The Edition

Latest

Brexit talks move to London after tough week in Brussels

06 July 2020, MVT 15:12
British Brexit negotiator David Fros arrives for negotiations with EU representatives at the EU headquarters in Brussels on June 29, 2020. The EU and Britain launch an intense five weeks of negotiations on a deal to define their post-Brexit relations on June 29, 2020, with London keen to wrap things up quickly. The new round of talks in Brussels will be the first to be held face-to-face since the coronavirus shutdown combined with the two sides' entrenched positions to stall progress. POTO: JOHN THYS / AFP
06 July 2020, MVT 15:12

Britain's separation talks with the European Union resume Monday with few signs of compromise on a new trade agreement and time running out to avoid a messy split.

London will host EU negotiator Michel Barnier after a round of face-to-face talks ended a day early last week in Brussels because of deep divides in the sides' approach.

Barnier said after ending the negotiations last Thursday that "serious divergences remain".

His UK counterpart David Frost said there were "significant differences" that meant the sides were still searching for basic "principles underlying an agreement".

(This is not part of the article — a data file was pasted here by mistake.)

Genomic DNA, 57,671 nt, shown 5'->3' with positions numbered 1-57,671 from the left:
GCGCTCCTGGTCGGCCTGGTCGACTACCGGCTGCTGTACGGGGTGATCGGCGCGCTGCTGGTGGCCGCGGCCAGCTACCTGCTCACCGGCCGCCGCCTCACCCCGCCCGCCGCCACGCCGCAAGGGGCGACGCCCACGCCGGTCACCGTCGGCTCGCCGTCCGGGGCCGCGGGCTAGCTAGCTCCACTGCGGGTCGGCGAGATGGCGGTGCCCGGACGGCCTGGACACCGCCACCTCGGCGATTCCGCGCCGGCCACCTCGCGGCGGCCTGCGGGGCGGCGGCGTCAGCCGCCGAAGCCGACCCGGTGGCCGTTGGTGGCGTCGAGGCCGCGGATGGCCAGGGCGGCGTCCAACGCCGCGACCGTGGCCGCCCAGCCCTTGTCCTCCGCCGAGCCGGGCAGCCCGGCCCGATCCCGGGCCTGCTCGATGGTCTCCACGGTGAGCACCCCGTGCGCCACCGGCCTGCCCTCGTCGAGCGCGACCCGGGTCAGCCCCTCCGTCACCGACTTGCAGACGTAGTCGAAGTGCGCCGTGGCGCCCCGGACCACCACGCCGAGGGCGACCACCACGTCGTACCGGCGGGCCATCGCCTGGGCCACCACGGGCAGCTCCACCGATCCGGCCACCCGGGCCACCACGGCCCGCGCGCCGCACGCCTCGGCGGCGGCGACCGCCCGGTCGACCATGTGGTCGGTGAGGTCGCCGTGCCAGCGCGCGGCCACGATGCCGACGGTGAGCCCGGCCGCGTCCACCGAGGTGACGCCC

And German Chancellor Angela Merkel said upon taking over help of the EU's rotating presidency Wednesday that both her country and the 27-nation bloc "should prepare for the case that an agreement is not reached".

Britain followed through on the results of a 2016 EU membership referendum and officially pulled out of the bloc in January after nearly half a century.

But a standstill transition period that ends on December 31 allows the UK to effectively function as if it were still a member.

London and Brussels are supposed to agree new trade terms in the meantime that prevent ties from reverting to the minimum standards -- and accompanying high tariffs and quotas -- of the World Trade Organization.

British businesses fear that possibility and want Prime Minister Boris Johnson to give them guidance as soon as possible about whether a trade deal is feasible or not.

This would give them a chance to trigger costly contingency planning aimed at disrupting trade and business activity as little as possible.

However, reports indicate that EU officials feel much less pressure to strike a quick agreement and are suggesting that one could still be done by late October.

London, United Kingdom | AFP

MORE ON WORLD